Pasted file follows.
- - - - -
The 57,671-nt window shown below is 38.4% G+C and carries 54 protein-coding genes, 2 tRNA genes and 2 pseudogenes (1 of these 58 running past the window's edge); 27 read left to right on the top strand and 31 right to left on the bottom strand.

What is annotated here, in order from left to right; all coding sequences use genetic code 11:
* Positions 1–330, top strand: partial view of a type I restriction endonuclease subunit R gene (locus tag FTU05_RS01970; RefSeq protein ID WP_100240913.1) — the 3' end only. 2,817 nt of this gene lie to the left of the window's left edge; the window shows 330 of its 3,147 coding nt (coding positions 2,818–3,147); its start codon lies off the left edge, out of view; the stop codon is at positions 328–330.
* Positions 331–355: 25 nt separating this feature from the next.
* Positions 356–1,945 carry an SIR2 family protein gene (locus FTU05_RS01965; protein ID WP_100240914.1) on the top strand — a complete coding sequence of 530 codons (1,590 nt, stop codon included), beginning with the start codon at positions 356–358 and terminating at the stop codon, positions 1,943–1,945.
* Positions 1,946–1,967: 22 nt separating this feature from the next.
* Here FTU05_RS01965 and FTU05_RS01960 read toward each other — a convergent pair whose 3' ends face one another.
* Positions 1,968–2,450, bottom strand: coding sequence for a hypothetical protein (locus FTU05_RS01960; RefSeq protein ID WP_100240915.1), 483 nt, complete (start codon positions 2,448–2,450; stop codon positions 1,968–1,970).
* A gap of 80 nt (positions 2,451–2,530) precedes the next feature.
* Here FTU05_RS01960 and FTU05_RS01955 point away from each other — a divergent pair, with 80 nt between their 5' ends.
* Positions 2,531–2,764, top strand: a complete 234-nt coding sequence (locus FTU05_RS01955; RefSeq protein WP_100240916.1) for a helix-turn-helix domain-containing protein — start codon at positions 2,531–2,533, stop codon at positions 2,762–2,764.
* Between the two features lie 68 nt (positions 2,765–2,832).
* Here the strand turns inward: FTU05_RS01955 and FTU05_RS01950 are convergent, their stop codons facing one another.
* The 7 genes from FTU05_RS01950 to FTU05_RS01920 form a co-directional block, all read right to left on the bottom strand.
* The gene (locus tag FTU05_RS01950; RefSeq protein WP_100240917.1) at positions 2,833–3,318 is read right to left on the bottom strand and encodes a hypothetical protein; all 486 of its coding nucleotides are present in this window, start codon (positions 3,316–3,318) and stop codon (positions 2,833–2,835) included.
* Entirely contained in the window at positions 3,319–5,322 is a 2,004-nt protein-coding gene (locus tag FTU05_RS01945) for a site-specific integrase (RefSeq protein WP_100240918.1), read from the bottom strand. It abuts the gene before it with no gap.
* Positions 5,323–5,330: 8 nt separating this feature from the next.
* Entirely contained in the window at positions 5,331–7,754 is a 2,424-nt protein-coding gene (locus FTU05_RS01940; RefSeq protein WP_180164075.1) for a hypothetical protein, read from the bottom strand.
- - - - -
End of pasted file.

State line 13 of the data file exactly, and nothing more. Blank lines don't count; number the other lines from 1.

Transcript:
* Here the strand turns inward: FTU05_RS01955 and FTU05_RS01950 are convergent, their stop codons facing one another.